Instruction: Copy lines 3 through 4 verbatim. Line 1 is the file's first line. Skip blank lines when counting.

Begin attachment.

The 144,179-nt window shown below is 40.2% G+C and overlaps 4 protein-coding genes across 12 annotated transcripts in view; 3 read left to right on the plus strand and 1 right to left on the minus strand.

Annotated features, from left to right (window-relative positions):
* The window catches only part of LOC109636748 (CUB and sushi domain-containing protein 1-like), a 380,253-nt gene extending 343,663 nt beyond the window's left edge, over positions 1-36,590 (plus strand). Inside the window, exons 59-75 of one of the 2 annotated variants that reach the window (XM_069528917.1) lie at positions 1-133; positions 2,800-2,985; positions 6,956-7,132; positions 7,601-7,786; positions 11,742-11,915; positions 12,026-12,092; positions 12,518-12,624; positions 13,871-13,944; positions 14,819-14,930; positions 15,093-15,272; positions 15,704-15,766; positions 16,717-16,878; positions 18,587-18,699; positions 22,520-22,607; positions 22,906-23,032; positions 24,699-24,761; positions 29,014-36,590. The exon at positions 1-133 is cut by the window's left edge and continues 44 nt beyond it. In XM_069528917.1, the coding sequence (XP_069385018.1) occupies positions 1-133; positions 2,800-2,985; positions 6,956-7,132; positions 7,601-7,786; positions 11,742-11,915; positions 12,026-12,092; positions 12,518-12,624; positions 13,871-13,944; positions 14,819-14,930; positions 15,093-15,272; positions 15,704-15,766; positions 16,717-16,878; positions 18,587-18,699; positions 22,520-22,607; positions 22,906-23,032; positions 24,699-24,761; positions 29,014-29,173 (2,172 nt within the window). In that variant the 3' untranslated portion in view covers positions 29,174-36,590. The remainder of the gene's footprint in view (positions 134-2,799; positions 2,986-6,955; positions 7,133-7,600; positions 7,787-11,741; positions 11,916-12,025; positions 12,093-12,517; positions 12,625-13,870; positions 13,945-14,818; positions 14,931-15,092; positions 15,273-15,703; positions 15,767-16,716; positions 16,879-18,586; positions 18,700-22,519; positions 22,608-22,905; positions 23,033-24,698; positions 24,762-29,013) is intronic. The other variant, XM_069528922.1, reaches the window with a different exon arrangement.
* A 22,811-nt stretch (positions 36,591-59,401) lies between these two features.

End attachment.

* The window catches only part of LOC109636748 (CUB and sushi domain-containing protein 1-like), a 380,253-nt gene extending 343,663 nt beyond the window's left edge, over positions 1-36,590 (plus strand). Inside the window, exons 59-75 of one of the 2 annotated variants that reach the window (XM_069528917.1) lie at positions 1-133; positions 2,800-2,985; positions 6,956-7,132; positions 7,601-7,786; positions 11,742-11,915; positions 12,026-12,092; positions 12,518-12,624; positions 13,871-13,944; positions 14,819-14,930; positions 15,093-15,272; positions 15,704-15,766; positions 16,717-16,878; positions 18,587-18,699; positions 22,520-22,607; positions 22,906-23,032; positions 24,699-24,761; positions 29,014-36,590. The exon at positions 1-133 is cut by the window's left edge and continues 44 nt beyond it. In XM_069528917.1, the coding sequence (XP_069385018.1) occupies positions 1-133; positions 2,800-2,985; positions 6,956-7,132; positions 7,601-7,786; positions 11,742-11,915; positions 12,026-12,092; positions 12,518-12,624; positions 13,871-13,944; positions 14,819-14,930; positions 15,093-15,272; positions 15,704-15,766; positions 16,717-16,878; positions 18,587-18,699; positions 22,520-22,607; positions 22,906-23,032; positions 24,699-24,761; positions 29,014-29,173 (2,172 nt within the window). In that variant the 3' untranslated portion in view covers positions 29,174-36,590. The remainder of the gene's footprint in view (positions 134-2,799; positions 2,986-6,955; positions 7,133-7,600; positions 7,787-11,741; positions 11,916-12,025; positions 12,093-12,517; positions 12,625-13,870; positions 13,945-14,818; positions 14,931-15,092; positions 15,273-15,703; positions 15,767-16,716; positions 16,879-18,586; positions 18,700-22,519; positions 22,608-22,905; positions 23,033-24,698; positions 24,762-29,013) is intronic. The other variant, XM_069528922.1, reaches the window with a different exon arrangement.
* A 22,811-nt stretch (positions 36,591-59,401) lies between these two features.